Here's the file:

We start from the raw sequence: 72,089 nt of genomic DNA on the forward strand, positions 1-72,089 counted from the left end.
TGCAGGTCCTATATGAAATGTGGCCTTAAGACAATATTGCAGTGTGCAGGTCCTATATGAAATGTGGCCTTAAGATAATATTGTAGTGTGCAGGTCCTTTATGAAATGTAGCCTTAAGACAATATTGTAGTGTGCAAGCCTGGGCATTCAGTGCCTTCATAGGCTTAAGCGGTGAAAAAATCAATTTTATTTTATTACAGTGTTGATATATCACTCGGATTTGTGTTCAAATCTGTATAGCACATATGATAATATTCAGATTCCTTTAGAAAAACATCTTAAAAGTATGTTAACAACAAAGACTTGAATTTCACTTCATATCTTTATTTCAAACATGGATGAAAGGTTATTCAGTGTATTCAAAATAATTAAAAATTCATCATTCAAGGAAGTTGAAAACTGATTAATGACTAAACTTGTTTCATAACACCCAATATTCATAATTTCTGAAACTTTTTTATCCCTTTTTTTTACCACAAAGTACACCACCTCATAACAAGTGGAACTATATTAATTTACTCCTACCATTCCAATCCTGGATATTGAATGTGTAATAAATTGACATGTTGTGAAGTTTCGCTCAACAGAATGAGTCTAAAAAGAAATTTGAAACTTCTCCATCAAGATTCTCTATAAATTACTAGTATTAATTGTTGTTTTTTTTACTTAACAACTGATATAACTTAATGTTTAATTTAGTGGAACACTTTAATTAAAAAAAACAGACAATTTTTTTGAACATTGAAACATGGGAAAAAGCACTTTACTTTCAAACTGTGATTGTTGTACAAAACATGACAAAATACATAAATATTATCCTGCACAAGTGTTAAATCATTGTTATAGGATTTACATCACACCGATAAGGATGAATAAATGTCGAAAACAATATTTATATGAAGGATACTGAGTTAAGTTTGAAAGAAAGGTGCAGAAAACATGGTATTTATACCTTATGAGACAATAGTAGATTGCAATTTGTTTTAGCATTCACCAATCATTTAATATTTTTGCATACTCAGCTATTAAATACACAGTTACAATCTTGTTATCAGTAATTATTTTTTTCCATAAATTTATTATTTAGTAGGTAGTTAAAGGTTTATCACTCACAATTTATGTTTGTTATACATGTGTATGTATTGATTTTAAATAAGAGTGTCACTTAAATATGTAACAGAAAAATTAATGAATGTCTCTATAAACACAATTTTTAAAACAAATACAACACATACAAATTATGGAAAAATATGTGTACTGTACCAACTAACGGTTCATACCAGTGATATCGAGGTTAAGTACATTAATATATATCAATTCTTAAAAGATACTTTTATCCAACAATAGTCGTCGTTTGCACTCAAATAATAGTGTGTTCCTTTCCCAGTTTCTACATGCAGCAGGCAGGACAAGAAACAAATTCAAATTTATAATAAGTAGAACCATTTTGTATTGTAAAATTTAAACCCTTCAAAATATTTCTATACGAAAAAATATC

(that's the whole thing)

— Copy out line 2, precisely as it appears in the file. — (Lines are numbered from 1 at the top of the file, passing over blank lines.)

TGCAGGTCCTATATGAAATGTGGCCTTAAGACAATATTGCAGTGTGCAGGTCCTATATGAAATGTGGCCTTAAGATAATATTGTAGTGTGCAGGTCCTTTATGAAATGTAGCCTTAAGACAATATTGTAGTGTGCAAGCCTGGGCATTCAGTGCCTTCATAGGCTTAAGCGGTGAAAAAATCAATTTTATTTTATTACAGTGTTGATATATCACTCGGATTTGTGTTCAAATCTGTATAGCACATATGATAATATTCAGATTCCTTTAGAAAAACATCTTAAAAGTATGTTAACAACAAAGACTTGAATTTCACTTCATATCTTTATTTCAAACATGGATGAAAGGTTATTCAGTGTATTCAAAATAATTAAAAATTCATCATTCAAGGAAGTTGAAAACTGATTAATGACTAAACTTGTTTCATAACACCCAATATTCATAATTTCTGAAACTTTTTTATCCCTTTTTTTTACCACAAAGTACACCACCTCATAACAAGTGGAACTATATTAATTTACTCCTACCATTCCAATCCTGGATATTGAATGTGTAATAAATTGACATGTTGTGAAGTTTCGCTCAACAGAATGAGTCTAAAAAGAAATTTGAAACTTCTCCATCAAGATTCTCTATAAATTACTAGTATTAATTGTTGTTTTTTTTACTTAACAACTGATATAACTTAATGTTTAATTTAGTGGAACACTTTAATTAAAAAAAACAGACAATTTTTTTGAACATTGAAACATGGGAAAAAGCACTTTACTTTCAAACTGTGATTGTTGTACAAAACATGACAAAATACATAAATATTATCCTGCACAAGTGTTAAATCATTGTTATAGGATTTACATCACACCGATAAGGATGAATAAATGTCGAAAACAATATTTATATGAAGGATACTGAGTTAAGTTTGAAAGAAAGGTGCAGAAAACATGGTATTTATACCTTATGAGACAATAGTAGATTGCAATTTGTTTTAGCATTCACCAATCATTTAATATTTTTGCATACTCAGCTATTAAATACACAGTTACAATCTTGTTATCAGTAATTATTTTTTTCCATAAATTTATTATTTAGTAGGTAGTTAAAGGTTTATCACTCACAATTTATGTTTGTTATACATGTGTATGTATTGATTTTAAATAAGAGTGTCACTTAAATATGTAACAGAAAAATTAATGAATGTCTCTATAAACACAATTTTTAAAACAAATACAACACATACAAATTATGGAAAAATATGTGTACTGTACCAACTAACGGTTCATACCAGTGATATCGAGGTTAAGTACATTAATATATATCAATTCTTAAAAGATACTTTTATCCAACAATAGTCGTCGTTTGCACTCAAATAATAGTGTGTTCCTTTCCCAGTTTCTACATGCAGCAGGCAGGACAAGAAACAAATTCAAATTTATAATAAGTAGAACCATTTTGTATTGTAAAATTTAAACCCTTCAAAATATTTCTATACGAAAAAATATC